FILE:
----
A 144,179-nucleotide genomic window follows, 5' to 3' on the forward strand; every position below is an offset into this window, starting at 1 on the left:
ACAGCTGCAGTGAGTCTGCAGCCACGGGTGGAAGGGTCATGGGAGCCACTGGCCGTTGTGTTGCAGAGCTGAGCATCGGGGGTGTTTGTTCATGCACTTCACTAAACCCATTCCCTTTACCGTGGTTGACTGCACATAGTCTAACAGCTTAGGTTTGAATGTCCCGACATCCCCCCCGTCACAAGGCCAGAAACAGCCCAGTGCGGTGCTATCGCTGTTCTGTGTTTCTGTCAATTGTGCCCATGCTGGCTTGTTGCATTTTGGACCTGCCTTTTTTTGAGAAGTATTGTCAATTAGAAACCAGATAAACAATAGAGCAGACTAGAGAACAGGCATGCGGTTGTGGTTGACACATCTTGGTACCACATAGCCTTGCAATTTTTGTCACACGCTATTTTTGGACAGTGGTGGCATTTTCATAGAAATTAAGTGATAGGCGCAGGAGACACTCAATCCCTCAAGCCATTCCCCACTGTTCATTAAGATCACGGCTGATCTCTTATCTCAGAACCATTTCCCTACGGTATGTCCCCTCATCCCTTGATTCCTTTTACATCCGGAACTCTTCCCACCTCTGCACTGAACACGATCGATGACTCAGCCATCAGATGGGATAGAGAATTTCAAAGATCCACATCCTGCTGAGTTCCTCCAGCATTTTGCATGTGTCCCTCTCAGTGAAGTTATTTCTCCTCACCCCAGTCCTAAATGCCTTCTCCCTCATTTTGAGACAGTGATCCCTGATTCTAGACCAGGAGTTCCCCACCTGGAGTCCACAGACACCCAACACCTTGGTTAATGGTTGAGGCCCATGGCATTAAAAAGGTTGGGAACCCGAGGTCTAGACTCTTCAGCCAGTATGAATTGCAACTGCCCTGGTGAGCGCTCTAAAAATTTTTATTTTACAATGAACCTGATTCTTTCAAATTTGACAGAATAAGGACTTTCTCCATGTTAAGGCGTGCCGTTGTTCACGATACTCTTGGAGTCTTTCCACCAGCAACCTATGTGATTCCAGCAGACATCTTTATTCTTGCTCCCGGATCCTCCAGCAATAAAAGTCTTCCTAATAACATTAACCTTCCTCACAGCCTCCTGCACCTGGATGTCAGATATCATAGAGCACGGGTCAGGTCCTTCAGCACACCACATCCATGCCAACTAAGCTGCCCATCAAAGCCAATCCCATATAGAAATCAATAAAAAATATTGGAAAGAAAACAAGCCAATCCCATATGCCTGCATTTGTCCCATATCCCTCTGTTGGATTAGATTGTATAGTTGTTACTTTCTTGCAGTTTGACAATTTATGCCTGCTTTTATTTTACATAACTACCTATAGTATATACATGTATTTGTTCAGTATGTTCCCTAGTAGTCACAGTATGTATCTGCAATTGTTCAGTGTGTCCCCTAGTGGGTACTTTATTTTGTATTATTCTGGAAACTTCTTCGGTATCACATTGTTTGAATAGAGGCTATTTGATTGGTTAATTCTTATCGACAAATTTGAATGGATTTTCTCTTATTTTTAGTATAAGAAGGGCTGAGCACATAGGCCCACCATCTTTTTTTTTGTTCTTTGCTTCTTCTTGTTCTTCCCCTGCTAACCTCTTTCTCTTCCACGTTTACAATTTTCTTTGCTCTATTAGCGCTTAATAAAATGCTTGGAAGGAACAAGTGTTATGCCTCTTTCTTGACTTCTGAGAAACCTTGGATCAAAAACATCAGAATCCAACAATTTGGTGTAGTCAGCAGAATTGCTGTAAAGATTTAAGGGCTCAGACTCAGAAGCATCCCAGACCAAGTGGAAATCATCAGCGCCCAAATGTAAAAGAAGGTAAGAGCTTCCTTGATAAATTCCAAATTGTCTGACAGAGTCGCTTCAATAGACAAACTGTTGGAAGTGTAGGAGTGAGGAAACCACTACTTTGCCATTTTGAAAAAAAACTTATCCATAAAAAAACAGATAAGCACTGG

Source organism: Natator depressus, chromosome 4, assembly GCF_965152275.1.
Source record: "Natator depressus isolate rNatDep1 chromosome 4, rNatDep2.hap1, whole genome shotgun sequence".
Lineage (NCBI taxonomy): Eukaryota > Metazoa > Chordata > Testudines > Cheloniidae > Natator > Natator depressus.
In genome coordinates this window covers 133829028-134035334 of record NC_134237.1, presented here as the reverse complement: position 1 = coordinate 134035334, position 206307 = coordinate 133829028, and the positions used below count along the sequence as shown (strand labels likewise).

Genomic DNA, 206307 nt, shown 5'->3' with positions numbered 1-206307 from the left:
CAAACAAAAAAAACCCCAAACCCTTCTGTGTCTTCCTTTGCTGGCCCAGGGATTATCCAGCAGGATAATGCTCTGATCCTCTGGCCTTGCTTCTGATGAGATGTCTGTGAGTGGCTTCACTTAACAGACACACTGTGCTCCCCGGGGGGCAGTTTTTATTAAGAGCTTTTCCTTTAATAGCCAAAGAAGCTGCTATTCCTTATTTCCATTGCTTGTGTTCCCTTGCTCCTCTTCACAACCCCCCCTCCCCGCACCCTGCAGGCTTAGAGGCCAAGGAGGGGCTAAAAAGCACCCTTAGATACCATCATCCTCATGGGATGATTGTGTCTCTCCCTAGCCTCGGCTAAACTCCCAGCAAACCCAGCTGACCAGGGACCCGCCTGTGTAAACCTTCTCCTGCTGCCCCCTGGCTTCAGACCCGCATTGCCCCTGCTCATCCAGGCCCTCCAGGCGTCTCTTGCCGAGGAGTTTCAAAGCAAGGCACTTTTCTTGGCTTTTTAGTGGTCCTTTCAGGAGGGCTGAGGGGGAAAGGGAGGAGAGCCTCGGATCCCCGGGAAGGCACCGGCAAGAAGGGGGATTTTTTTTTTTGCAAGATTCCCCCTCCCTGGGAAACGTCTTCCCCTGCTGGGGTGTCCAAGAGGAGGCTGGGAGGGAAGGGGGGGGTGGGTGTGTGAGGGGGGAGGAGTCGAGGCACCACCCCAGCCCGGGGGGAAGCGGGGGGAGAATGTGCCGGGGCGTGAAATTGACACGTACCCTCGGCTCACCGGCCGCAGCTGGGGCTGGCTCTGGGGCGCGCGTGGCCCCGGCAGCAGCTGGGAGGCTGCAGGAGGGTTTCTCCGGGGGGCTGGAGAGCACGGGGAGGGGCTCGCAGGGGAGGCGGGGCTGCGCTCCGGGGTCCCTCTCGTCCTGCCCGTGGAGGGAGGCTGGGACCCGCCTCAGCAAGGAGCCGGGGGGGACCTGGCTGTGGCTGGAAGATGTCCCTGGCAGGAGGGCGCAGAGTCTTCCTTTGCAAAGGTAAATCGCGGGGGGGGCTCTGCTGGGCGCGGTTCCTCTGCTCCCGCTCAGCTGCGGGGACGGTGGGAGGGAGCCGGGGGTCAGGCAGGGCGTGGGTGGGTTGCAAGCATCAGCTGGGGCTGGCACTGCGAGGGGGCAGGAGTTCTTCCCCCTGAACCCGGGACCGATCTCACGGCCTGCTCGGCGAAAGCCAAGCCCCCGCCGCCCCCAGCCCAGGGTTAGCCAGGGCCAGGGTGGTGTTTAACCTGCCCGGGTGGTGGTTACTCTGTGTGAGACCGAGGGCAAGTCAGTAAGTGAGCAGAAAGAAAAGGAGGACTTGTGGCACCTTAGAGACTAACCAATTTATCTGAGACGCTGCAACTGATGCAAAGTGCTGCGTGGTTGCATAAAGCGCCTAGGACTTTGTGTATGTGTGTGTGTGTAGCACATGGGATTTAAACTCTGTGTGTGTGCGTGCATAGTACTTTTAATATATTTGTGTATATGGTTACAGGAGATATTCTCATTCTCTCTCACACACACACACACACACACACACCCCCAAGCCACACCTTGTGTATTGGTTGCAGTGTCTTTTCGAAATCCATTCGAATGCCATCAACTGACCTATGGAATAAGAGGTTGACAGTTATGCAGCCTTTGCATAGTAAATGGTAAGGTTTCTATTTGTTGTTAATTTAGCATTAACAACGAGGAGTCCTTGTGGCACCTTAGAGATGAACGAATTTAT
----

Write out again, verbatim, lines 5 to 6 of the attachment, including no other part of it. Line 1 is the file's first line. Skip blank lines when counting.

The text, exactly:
Lineage (NCBI taxonomy): Eukaryota > Metazoa > Chordata > Testudines > Cheloniidae > Natator > Natator depressus.
In genome coordinates this window covers 133829028-134035334 of record NC_134237.1, presented here as the reverse complement: position 1 = coordinate 134035334, position 206307 = coordinate 133829028, and the positions used below count along the sequence as shown (strand labels likewise).